Travelers to the One World Observatory are welcomed to One World Trade Center with video displays telling the story of the building’s construction, then head up 1,268 feet (386 meters) via 15-person sky pods to the main observation deck and the city’s best views. Several installations allow visitors to zero in on various neighborhoods and check out real-time footage of streets far below. Standard timed-entry admission tickets are available, as are skip-the-line priority reserved tickets, priority anytime tickets, and flexible tickets that allow entry at any time on a specific day or anytime after 4pm for sunset. Guided 45-minute highlights tours are offered by reservation. New York City tours that include One World Observatory admission often couple the visit with trips to other top attractions such as the 9/11 Memorial and Museum, the Statue of Liberty, or Ellis Island.
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Things to Know Before You Go
Standard day tickets are by timed entry. Arrive 15 minutes prior to your scheduled time.
It’s best to allot 45 minutes to an hour for the observatory tower.
The One World Observatory and its exhibits are wheelchair accessible.
There is no coat or bag check, and large backpacks and luggage are not permitted.
One Mix, the bar on the 101st floor, offers snacks with a view. Outside food is not allowed.
How to Get There
The One World Observatory is located inside One World Trade Center in Lower Manhattan. The entrance is via the West Plaza located alongside West Street, at the northwest corner of the World Trade Center site. The tower is easily accessed by taxi, and a number of subway stops—including Chambers Street (A or C train), World Trade Center (E), Rector Street (1), Fulton Street (2, 3, 4, or 5), and Cortland Street (R or W)—are within short walking distance. The M20 and M55 buses also stop near the building.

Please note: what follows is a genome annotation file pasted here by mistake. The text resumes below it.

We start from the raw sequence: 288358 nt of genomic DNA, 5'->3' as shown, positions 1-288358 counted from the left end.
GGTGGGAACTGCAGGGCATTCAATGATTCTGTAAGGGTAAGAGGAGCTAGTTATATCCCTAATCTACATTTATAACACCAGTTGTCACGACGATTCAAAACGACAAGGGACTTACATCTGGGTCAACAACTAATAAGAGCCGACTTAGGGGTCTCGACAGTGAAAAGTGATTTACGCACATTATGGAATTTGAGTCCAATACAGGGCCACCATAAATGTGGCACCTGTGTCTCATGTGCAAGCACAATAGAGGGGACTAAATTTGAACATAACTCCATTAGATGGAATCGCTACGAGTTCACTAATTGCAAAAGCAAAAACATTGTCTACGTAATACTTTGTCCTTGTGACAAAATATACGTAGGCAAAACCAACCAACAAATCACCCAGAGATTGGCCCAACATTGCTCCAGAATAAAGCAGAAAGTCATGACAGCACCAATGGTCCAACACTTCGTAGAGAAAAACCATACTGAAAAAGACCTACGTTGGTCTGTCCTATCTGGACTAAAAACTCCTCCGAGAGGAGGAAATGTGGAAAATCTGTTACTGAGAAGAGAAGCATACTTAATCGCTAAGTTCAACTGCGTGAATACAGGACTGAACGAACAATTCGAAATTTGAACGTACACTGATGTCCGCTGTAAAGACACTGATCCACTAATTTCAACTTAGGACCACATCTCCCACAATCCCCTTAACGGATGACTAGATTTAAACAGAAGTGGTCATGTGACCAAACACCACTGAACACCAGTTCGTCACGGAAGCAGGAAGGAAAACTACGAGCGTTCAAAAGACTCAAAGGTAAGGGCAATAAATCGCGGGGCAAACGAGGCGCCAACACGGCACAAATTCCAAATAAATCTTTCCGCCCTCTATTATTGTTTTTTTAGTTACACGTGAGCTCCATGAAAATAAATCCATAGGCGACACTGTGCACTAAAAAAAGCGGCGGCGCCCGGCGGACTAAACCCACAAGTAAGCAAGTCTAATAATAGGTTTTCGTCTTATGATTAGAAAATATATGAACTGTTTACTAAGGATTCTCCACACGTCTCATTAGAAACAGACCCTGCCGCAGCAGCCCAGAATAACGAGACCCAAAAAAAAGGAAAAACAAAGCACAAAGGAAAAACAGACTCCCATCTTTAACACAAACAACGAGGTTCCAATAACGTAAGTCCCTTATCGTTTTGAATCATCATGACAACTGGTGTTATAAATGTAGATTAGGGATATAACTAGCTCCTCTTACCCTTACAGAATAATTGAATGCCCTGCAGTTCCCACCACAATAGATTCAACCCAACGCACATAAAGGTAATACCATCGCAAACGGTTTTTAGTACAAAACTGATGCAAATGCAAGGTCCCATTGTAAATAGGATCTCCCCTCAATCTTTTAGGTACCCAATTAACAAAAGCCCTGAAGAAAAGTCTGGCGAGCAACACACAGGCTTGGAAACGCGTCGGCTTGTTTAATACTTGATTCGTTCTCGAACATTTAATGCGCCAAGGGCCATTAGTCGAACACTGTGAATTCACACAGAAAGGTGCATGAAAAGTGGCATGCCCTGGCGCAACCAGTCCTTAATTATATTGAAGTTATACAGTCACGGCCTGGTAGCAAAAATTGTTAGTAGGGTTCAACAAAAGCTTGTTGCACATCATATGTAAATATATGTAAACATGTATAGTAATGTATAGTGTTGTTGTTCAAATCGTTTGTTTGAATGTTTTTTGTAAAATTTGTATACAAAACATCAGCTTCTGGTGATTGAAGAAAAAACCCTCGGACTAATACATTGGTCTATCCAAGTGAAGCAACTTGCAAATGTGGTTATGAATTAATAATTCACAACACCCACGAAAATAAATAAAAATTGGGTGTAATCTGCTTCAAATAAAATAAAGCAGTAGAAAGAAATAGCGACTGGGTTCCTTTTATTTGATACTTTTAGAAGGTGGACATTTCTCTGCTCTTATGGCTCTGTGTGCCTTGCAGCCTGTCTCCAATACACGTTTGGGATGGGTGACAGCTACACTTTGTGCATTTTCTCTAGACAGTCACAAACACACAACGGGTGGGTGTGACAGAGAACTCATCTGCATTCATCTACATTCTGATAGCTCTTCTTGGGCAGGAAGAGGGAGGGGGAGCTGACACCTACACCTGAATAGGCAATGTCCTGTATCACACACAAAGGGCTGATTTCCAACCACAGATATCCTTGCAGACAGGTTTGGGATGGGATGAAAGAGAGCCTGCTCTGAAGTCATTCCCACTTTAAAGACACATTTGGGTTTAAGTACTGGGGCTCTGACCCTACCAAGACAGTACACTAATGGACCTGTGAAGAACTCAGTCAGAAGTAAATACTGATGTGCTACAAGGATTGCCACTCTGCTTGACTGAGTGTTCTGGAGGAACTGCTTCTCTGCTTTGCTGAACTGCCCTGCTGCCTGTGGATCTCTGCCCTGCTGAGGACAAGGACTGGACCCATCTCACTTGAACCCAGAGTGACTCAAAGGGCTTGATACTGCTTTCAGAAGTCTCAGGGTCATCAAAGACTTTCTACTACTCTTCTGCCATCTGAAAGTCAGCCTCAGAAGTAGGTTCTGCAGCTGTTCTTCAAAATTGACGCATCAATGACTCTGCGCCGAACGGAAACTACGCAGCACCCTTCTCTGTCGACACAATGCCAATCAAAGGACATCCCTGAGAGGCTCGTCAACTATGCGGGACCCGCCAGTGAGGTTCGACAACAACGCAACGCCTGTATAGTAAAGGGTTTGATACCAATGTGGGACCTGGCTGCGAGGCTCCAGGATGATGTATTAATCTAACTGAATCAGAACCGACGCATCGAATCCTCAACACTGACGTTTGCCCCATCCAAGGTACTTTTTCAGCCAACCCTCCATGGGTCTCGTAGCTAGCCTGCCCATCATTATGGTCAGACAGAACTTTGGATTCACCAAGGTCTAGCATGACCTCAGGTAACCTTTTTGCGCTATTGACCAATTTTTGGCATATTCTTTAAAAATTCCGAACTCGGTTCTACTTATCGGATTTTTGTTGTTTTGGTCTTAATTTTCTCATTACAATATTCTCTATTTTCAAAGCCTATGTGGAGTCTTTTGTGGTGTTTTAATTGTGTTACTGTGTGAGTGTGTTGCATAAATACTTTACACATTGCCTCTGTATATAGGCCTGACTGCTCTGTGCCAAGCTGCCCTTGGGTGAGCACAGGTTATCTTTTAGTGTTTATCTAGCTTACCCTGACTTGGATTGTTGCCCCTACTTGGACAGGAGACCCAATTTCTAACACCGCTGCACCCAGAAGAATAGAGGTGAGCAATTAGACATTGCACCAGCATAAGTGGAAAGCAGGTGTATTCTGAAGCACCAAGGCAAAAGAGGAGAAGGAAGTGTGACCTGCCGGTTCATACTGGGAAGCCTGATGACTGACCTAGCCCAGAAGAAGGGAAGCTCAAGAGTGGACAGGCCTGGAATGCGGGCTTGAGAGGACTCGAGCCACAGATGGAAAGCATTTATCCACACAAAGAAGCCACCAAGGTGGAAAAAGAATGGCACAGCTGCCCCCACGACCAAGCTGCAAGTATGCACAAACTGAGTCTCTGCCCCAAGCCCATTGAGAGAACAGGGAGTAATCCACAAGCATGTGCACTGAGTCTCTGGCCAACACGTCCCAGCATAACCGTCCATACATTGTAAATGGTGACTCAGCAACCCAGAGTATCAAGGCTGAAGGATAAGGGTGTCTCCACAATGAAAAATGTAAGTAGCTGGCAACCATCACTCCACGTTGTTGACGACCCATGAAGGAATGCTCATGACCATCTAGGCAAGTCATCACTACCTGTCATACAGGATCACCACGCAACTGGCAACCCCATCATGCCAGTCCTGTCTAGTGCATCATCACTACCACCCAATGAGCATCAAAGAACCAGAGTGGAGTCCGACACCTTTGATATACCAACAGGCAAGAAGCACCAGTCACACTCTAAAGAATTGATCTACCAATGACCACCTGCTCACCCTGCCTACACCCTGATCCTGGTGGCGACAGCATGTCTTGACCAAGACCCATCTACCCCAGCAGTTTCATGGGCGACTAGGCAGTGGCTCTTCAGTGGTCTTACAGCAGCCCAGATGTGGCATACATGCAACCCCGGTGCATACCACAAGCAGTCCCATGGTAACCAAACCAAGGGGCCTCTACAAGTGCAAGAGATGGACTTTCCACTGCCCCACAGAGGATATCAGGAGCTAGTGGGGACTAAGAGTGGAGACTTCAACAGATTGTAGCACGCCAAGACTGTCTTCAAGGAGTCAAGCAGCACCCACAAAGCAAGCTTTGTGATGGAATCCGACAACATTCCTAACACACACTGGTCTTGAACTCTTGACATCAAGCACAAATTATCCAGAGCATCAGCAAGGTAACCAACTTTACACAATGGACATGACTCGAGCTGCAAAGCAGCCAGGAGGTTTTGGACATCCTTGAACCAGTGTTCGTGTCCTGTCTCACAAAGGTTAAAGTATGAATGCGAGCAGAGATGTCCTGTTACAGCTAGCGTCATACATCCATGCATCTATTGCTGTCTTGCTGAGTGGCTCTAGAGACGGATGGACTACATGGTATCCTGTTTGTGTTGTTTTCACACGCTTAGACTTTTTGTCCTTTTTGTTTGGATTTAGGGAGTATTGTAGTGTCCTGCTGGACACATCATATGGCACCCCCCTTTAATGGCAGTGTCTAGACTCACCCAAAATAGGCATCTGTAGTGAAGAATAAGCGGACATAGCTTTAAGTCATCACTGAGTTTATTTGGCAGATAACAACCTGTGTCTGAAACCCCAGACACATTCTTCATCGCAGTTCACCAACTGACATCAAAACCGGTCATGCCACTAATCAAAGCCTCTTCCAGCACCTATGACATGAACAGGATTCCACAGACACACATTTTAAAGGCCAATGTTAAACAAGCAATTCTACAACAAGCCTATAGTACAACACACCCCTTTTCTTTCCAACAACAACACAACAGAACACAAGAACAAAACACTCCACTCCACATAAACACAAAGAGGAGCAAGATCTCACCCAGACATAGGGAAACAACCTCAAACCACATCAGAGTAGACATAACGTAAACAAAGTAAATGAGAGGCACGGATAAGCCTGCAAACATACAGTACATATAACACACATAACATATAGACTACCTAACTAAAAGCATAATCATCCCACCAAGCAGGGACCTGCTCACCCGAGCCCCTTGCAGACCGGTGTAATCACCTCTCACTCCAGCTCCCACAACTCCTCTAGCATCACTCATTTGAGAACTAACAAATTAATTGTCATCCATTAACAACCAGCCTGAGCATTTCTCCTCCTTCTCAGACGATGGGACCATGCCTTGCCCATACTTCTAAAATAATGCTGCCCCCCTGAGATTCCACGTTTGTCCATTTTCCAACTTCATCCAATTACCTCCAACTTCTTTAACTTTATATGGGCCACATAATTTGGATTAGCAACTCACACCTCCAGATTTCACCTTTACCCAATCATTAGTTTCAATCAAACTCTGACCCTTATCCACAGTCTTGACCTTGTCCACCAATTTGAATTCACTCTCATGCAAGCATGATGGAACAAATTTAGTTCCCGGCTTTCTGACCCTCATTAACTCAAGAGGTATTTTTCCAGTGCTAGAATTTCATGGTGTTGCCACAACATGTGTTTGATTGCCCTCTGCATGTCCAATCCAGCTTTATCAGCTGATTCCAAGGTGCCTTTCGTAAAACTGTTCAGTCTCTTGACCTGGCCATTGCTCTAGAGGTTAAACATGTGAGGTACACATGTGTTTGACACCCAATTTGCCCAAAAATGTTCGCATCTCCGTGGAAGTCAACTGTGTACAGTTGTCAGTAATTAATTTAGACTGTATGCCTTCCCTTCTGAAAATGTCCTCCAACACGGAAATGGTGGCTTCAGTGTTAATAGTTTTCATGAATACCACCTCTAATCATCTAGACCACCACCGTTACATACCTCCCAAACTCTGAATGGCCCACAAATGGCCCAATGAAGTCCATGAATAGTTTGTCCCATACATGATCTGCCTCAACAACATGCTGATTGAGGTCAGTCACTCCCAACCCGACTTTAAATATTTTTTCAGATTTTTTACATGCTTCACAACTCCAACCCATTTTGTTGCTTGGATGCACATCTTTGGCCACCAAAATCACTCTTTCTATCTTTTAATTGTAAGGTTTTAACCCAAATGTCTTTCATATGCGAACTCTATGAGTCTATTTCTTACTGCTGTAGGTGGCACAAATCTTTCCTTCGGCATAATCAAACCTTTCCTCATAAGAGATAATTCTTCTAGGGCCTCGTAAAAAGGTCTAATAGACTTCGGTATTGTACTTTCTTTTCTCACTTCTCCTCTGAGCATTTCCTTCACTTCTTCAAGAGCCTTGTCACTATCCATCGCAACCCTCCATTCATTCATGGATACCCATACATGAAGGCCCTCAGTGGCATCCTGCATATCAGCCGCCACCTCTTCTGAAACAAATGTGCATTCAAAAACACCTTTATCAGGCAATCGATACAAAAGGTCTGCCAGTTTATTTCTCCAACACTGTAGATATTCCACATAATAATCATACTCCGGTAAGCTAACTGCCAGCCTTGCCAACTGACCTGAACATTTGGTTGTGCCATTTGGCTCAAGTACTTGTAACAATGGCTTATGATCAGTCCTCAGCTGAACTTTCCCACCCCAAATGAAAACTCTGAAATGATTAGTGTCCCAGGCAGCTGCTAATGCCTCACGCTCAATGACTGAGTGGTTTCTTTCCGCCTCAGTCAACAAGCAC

When to Get There
One World Observatory is open daily from 9am to 8pm much of the year, and until 10pm May through August. Last entry is 45 minutes before closing. Daytime visits afford sweeping panoramic views, while evening and nighttime visits showcase the city’s romantic twinkling lights. And after the sun goes down, so do the prices—nighttime tickets are half price. Prime time—also the priciest time to visit—is from sunset to twilight, when visitors get to experience a little bit of both.
Dining at the Top of the World
One Dine, the highest restaurant in the United States, is accessible only to One World Observatory ticket holders and requires advance reservations. The 101st-floor fine dining establishment serves a seasonal menu and offers craft beer, wine, and cocktails overlooking the main observation floor. For small plates and drinks, head to One Mix (no reservations required).
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